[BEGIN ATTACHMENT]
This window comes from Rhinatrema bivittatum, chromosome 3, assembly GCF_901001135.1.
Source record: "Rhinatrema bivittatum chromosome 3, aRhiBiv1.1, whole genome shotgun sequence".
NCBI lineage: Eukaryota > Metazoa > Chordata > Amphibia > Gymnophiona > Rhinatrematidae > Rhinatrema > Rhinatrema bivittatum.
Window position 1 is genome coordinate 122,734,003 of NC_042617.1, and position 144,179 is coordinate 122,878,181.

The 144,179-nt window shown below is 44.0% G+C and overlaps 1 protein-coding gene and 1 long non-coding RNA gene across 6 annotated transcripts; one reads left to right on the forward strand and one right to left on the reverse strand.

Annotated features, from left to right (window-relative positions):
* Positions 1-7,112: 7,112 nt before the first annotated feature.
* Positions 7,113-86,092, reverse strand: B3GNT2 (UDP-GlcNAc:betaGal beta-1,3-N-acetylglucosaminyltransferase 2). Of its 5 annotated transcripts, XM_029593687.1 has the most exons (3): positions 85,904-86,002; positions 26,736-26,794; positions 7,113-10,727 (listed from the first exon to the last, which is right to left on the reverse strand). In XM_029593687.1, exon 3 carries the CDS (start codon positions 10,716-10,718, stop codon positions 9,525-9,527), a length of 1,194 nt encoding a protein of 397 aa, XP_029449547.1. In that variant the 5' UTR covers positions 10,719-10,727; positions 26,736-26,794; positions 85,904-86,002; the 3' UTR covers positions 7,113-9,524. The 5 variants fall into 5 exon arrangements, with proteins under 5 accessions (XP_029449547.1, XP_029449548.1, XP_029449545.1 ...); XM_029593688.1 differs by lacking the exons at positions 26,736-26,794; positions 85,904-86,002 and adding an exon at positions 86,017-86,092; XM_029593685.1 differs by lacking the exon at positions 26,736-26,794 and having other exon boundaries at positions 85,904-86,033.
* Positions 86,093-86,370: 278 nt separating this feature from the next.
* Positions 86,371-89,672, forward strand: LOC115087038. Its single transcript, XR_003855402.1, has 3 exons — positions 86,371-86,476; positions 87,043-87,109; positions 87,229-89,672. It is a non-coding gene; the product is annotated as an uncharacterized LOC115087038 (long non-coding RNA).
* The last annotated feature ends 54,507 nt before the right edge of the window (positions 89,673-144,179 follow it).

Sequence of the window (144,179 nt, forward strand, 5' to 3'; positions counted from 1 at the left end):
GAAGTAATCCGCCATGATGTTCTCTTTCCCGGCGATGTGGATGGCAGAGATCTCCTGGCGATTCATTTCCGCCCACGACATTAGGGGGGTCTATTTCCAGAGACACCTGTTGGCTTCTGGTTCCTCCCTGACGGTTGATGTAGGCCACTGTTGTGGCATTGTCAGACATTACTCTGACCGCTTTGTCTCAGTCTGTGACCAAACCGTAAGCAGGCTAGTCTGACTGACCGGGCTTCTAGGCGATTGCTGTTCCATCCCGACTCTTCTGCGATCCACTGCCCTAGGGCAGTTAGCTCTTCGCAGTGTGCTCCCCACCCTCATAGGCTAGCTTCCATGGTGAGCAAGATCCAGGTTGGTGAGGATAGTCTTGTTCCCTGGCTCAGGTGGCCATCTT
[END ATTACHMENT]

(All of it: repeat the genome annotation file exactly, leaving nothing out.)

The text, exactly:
This window comes from Rhinatrema bivittatum, chromosome 3, assembly GCF_901001135.1.
Source record: "Rhinatrema bivittatum chromosome 3, aRhiBiv1.1, whole genome shotgun sequence".
NCBI lineage: Eukaryota > Metazoa > Chordata > Amphibia > Gymnophiona > Rhinatrematidae > Rhinatrema > Rhinatrema bivittatum.
Window position 1 is genome coordinate 122,734,003 of NC_042617.1, and position 144,179 is coordinate 122,878,181.

The 144,179-nt window shown below is 44.0% G+C and overlaps 1 protein-coding gene and 1 long non-coding RNA gene across 6 annotated transcripts; one reads left to right on the forward strand and one right to left on the reverse strand.

Annotated features, from left to right (window-relative positions):
* Positions 1-7,112: 7,112 nt before the first annotated feature.
* Positions 7,113-86,092, reverse strand: B3GNT2 (UDP-GlcNAc:betaGal beta-1,3-N-acetylglucosaminyltransferase 2). Of its 5 annotated transcripts, XM_029593687.1 has the most exons (3): positions 85,904-86,002; positions 26,736-26,794; positions 7,113-10,727 (listed from the first exon to the last, which is right to left on the reverse strand). In XM_029593687.1, exon 3 carries the CDS (start codon positions 10,716-10,718, stop codon positions 9,525-9,527), a length of 1,194 nt encoding a protein of 397 aa, XP_029449547.1. In that variant the 5' UTR covers positions 10,719-10,727; positions 26,736-26,794; positions 85,904-86,002; the 3' UTR covers positions 7,113-9,524. The 5 variants fall into 5 exon arrangements, with proteins under 5 accessions (XP_029449547.1, XP_029449548.1, XP_029449545.1 ...); XM_029593688.1 differs by lacking the exons at positions 26,736-26,794; positions 85,904-86,002 and adding an exon at positions 86,017-86,092; XM_029593685.1 differs by lacking the exon at positions 26,736-26,794 and having other exon boundaries at positions 85,904-86,033.
* Positions 86,093-86,370: 278 nt separating this feature from the next.
* Positions 86,371-89,672, forward strand: LOC115087038. Its single transcript, XR_003855402.1, has 3 exons — positions 86,371-86,476; positions 87,043-87,109; positions 87,229-89,672. It is a non-coding gene; the product is annotated as an uncharacterized LOC115087038 (long non-coding RNA).
* The last annotated feature ends 54,507 nt before the right edge of the window (positions 89,673-144,179 follow it).

Sequence of the window (144,179 nt, forward strand, 5' to 3'; positions counted from 1 at the left end):
GAAGTAATCCGCCATGATGTTCTCTTTCCCGGCGATGTGGATGGCAGAGATCTCCTGGCGATTCATTTCCGCCCACGACATTAGGGGGGTCTATTTCCAGAGACACCTGTTGGCTTCTGGTTCCTCCCTGACGGTTGATGTAGGCCACTGTTGTGGCATTGTCAGACATTACTCTGACCGCTTTGTCTCAGTCTGTGACCAAACCGTAAGCAGGCTAGTCTGACTGACCGGGCTTCTAGGCGATTGCTGTTCCATCCCGACTCTTCTGCGATCCACTGCCCTAGGGCAGTTAGCTCTTCGCAGTGTGCTCCCCACCCTCATAGGCTAGCTTCCATGGTGAGCAAGATCCAGGTTGGTGAGGATAGTCTTGTTCCCTGGCTCAGGTGGCCATCTT